Recently, handheld devices have been developed, utilizing magnification and polarized light, which can enhance the detection of dangerous pigmented lesions (dermoscopy). Suspicious lesions are surgically removed by the physician in their entirety, if possible, and submitted to a pathologist who is an expert in the microscopic interpretation of skin disease. The diagnosis is made when the pathologist identifies certain microscopic features. Occasionally, certain lesions may not exhibit sufficient criteria to qualify as melanomas but maybe "borderline" lesions. Then the pathologist may suggest that such worrisome lesions be re-excised with a margin of normal tissue surrounding the excision site.

If the diagnosis of melanoma is made, the pathologist will also describe its thickness in millimeters, how deep it has penetrated into the skin, if there is any invasion of nerves or blood vessels, and estimate its mitotic activity. New molecular testing of melanoma gene expression (DecisionDx-Melanoma) that can aid in the identification of tumors likely to metastasize early is now available. These tests could help to guide treatment options.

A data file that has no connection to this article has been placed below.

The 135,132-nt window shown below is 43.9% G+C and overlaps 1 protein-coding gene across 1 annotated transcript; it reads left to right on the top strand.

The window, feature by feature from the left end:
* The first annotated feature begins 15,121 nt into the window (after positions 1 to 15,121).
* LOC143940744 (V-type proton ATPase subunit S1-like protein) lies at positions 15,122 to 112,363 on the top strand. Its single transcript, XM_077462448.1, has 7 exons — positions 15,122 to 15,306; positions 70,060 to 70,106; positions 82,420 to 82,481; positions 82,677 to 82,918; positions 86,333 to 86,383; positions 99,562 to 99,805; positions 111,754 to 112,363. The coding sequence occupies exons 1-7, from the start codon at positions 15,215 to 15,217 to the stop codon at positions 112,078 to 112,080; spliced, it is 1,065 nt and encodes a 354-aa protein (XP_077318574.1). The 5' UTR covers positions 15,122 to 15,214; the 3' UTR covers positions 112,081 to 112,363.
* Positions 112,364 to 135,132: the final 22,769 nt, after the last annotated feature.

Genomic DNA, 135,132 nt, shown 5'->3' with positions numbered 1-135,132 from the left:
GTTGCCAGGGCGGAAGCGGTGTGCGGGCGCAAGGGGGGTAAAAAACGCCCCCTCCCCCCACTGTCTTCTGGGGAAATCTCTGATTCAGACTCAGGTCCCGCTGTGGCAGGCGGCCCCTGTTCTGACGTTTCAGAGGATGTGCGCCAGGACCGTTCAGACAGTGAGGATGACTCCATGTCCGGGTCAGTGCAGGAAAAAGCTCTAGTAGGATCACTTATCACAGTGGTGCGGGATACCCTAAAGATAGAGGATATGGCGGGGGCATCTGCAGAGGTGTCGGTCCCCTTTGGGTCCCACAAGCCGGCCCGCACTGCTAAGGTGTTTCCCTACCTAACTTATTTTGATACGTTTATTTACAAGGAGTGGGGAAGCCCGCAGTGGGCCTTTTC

What Are Melanoma Survival Rates?

The 10-year melanoma survival rates, according to the stage, are as follows:

  • Stage I: 85%-96%
  • Stage II: 57%-67%
  • Stage III: 24%-68%
  • Stage IV: 10%-15%

How Do Doctors Determine the Stage of a Melanoma? What Are Treatments for Melanoma?

The treatment of melanoma is dependent on the stage of the disease at the time of diagnosis. Staging is a technique often used to categorize various kinds of cancer according to the extent of cancer in the hope that this will help the doctor to predict the behavior of the disease and select the best treatment.

Stage 0: These are melanomas that are confined solely within the epidermis and have not penetrated below the basement membrane -- so-called "melanoma in situ" or lentigo maligna. Thin tumors of this type ought to be excised with surrounding margins of normal skin of about 1 cm if possible. Occasionally, it may be difficult to visually estimate the extent of this type of tumor. Some dermatologic surgeons advocate the use of micrographic surgery with frozen section control (Mohs surgery) utilizing special stains to assure complete removal of tumors with indistinct margins.